Fiber takes time to be digested by the stomach, so it makes you feel full for longer and suppresses appetite. So, if you know the delicious cooking tips from eggplant, this food promises to be a companion to help you lose weight effectively.
In addition, fiber also stimulates the digestive process, promotes the activity of intestinal peristalsis, and quickly pushes waste out of the body to prevent constipation. The addition of eggplant to the family menu will help the digestive system work smoothly and protect the body from colon diseases.
Nourish The Brain, Improve Circulation System
The phytonutrients in eggplant have the effect of increasing blood flow to the brain, thereby improving circulation and nourishing the brain. Phytonutrients exist mainly in the skin of eggplant, so when processing, you should wash and cook the whole fruit to ensure the most nutritional value.
Purple pigment – anthocyanin present on eggplant skin is a strong oxidant, capable of resisting lipid peroxidation, helping better to protect meninges from the attack of free radicals. Therefore, eating eggplant will help enhance brain function, especially cognitive ability and enhance memory.
What Does Eggplant Taste Like?
Eggplant is all great, isn’t it? So now’s the time to talk about the taste of eggplant. In order for you to fully enjoy its taste without even having to eat it, I will divide the eggplant into three parts with different flavors blending:
About The Skin:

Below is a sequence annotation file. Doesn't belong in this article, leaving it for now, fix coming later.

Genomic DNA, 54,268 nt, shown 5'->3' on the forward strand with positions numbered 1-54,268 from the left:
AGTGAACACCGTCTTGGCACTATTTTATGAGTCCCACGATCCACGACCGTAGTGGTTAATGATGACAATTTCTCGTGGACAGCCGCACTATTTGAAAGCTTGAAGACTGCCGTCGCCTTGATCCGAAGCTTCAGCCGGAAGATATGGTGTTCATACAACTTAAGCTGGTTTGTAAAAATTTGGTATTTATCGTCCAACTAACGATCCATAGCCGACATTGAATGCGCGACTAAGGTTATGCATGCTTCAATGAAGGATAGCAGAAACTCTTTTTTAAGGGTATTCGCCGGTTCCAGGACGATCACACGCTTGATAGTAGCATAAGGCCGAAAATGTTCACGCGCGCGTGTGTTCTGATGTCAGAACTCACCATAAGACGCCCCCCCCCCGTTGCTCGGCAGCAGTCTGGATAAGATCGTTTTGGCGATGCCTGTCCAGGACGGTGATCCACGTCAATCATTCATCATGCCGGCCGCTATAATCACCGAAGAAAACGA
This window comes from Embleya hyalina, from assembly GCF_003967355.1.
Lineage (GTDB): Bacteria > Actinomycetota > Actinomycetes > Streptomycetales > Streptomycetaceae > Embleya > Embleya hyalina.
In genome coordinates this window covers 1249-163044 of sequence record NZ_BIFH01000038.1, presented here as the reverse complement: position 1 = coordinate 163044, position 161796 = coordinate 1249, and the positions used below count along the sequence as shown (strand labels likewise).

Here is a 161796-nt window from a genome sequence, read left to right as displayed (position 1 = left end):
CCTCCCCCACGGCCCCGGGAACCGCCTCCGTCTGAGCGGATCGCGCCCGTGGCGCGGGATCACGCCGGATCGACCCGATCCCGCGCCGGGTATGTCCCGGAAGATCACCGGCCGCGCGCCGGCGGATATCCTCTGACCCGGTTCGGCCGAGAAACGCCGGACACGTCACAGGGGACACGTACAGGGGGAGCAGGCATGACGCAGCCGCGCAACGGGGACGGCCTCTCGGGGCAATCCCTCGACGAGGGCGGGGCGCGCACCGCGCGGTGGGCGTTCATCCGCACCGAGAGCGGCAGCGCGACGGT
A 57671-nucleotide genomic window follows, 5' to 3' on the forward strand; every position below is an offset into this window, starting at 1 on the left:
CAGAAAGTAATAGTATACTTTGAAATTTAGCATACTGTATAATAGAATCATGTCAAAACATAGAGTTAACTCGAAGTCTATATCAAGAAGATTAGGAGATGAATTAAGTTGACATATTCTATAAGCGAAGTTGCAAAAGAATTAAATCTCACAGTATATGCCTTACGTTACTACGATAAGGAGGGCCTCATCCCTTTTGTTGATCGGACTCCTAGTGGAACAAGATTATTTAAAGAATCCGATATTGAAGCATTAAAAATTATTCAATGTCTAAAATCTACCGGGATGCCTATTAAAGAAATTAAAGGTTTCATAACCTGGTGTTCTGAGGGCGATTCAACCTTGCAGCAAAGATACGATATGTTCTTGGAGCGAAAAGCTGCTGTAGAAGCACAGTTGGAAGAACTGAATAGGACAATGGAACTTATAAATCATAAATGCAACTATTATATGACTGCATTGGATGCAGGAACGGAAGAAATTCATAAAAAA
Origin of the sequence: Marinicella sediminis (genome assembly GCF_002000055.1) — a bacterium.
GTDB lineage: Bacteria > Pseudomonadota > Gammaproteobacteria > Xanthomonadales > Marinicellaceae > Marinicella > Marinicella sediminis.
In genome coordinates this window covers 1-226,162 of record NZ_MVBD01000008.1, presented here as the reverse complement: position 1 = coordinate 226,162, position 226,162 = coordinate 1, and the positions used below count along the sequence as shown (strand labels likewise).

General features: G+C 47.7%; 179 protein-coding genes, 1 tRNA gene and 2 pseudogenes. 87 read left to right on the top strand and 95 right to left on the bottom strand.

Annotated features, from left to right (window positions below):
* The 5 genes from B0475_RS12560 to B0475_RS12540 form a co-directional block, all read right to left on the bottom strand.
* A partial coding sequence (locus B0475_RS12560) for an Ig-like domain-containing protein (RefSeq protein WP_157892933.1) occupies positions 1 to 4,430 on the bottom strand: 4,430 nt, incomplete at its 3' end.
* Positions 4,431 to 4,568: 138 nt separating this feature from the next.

For eggplant with purple skins, the skin will be tough and bitter. For white skins, it will not have much flavor. However, it will create a great crispy texture while you grill it for your dishes.
About The Seed:
The seeds are arguably the most flavorful part of the eggplant. It is a bit bitter to taste. That’s why people sprinkle salt on sliced eggplants before cooking.
You may not know the fact that this also depends on the “gender” of the eggplant. The “female” eggplant is usually more bitter than the “male” eggplant. It is also because the female contains more seeds and bitter juice.
Although eggplant farming technology is now using many ways to make them less bitter than usual, you can still be a little unlucky and buy a bitter fruit.
About The Pulp:
The taste of eggplants is almost the same, and there is a little difference. To be honest, the pulp of the eggplant doesn’t have a strong flavor. If you have removed the bitter liquid, the eggplant has a rather mild flavor.
To give you an idea, the closest eggplant-tasting food I can think of is zucchini. By comparison, the taste of eggplant is similar to zucchini in that it is very mild and mild, and sometimes bitter. It’s not that it doesn’t have any flavor, just not much.
Do you think that’s why eggplants become unappealing? No, it’s the blandness that makes it easy to combine eggplant with any other flavorful ingredient. That’s why chefs often add it to the heavily flavored dishes to blend the flavors of the whole meal.